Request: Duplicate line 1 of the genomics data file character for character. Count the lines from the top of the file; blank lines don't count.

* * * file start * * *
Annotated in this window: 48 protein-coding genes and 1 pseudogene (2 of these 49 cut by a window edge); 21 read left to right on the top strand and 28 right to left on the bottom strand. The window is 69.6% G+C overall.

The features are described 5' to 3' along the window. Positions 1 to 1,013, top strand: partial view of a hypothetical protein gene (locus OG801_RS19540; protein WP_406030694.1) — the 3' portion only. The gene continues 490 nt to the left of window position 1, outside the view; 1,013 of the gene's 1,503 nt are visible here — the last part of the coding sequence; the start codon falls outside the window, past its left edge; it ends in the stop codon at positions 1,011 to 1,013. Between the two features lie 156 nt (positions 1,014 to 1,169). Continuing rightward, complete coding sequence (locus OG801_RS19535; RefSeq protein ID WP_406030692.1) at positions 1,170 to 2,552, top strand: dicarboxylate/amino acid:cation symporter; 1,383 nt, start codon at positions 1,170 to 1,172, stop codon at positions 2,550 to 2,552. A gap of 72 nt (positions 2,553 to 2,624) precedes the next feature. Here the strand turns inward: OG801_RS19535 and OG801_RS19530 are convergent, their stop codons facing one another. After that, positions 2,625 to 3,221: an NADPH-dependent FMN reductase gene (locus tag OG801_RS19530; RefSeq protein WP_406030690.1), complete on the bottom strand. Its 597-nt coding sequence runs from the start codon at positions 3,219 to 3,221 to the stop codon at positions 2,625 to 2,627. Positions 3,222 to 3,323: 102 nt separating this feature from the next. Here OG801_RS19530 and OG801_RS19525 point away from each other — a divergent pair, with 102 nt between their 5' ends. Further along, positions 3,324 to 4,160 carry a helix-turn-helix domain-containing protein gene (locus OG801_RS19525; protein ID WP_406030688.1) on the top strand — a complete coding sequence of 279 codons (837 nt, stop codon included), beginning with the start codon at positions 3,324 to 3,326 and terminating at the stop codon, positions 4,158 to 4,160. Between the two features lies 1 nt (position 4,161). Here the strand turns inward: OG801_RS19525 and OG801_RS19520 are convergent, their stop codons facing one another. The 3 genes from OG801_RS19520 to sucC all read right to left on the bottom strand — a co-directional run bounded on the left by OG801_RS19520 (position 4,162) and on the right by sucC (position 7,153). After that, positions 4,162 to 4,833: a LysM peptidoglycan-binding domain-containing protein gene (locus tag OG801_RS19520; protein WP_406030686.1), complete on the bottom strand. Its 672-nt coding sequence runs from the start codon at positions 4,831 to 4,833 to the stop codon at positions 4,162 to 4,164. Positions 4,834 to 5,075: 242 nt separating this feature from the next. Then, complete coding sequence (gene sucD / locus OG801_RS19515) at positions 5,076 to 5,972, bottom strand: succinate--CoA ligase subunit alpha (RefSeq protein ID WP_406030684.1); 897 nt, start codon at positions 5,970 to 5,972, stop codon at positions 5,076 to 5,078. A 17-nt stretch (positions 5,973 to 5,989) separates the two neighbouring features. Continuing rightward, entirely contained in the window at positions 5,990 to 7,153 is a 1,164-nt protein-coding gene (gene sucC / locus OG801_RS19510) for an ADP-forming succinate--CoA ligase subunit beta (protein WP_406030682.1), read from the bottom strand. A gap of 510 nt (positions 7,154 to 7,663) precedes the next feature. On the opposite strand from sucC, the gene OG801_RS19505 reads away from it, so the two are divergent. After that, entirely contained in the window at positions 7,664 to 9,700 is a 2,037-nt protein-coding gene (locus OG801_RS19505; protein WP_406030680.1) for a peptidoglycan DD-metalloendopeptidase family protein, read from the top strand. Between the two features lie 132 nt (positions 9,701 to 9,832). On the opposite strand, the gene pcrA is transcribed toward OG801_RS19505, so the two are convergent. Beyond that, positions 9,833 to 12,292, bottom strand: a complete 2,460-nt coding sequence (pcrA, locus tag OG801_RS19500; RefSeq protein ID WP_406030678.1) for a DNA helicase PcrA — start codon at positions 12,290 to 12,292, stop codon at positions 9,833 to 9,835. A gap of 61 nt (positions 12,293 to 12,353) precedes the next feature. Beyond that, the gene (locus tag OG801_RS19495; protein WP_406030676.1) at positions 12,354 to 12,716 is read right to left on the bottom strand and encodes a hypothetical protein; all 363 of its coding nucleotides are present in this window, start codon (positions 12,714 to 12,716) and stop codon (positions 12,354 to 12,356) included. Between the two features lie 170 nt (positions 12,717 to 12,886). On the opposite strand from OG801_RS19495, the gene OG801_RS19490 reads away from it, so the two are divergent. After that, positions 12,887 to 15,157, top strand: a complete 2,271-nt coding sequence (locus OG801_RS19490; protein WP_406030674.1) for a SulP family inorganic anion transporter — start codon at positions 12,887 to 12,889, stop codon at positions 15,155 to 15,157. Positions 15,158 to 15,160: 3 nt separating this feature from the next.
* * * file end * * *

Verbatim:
Annotated in this window: 48 protein-coding genes and 1 pseudogene (2 of these 49 cut by a window edge); 21 read left to right on the top strand and 28 right to left on the bottom strand. The window is 69.6% G+C overall.